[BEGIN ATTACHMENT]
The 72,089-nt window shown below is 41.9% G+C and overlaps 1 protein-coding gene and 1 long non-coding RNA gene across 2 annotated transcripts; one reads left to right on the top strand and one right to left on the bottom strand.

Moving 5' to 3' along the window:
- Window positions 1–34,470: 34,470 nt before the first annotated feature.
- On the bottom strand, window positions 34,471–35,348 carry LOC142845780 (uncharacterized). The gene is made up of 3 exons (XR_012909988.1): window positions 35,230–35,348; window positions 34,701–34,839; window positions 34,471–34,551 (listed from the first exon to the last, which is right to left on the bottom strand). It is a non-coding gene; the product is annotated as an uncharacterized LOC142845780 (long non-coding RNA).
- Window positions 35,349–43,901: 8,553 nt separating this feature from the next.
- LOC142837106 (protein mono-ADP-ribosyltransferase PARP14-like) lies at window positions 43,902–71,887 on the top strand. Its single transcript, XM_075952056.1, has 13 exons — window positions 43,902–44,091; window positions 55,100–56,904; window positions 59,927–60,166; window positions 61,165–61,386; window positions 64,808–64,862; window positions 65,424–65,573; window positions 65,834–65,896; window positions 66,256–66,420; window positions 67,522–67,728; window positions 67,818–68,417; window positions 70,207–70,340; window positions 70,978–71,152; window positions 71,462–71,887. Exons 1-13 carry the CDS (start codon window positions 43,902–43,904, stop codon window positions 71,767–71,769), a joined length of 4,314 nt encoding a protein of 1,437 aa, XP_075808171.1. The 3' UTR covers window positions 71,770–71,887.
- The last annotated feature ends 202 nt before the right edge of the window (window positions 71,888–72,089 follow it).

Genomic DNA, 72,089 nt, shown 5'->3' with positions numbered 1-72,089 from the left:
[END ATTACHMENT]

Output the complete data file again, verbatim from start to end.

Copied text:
The 72,089-nt window shown below is 41.9% G+C and overlaps 1 protein-coding gene and 1 long non-coding RNA gene across 2 annotated transcripts; one reads left to right on the top strand and one right to left on the bottom strand.

Moving 5' to 3' along the window:
- Window positions 1–34,470: 34,470 nt before the first annotated feature.
- On the bottom strand, window positions 34,471–35,348 carry LOC142845780 (uncharacterized). The gene is made up of 3 exons (XR_012909988.1): window positions 35,230–35,348; window positions 34,701–34,839; window positions 34,471–34,551 (listed from the first exon to the last, which is right to left on the bottom strand). It is a non-coding gene; the product is annotated as an uncharacterized LOC142845780 (long non-coding RNA).
- Window positions 35,349–43,901: 8,553 nt separating this feature from the next.
- LOC142837106 (protein mono-ADP-ribosyltransferase PARP14-like) lies at window positions 43,902–71,887 on the top strand. Its single transcript, XM_075952056.1, has 13 exons — window positions 43,902–44,091; window positions 55,100–56,904; window positions 59,927–60,166; window positions 61,165–61,386; window positions 64,808–64,862; window positions 65,424–65,573; window positions 65,834–65,896; window positions 66,256–66,420; window positions 67,522–67,728; window positions 67,818–68,417; window positions 70,207–70,340; window positions 70,978–71,152; window positions 71,462–71,887. Exons 1-13 carry the CDS (start codon window positions 43,902–43,904, stop codon window positions 71,767–71,769), a joined length of 4,314 nt encoding a protein of 1,437 aa, XP_075808171.1. The 3' UTR covers window positions 71,770–71,887.
- The last annotated feature ends 202 nt before the right edge of the window (window positions 71,888–72,089 follow it).

Genomic DNA, 72,089 nt, shown 5'->3' with positions numbered 1-72,089 from the left: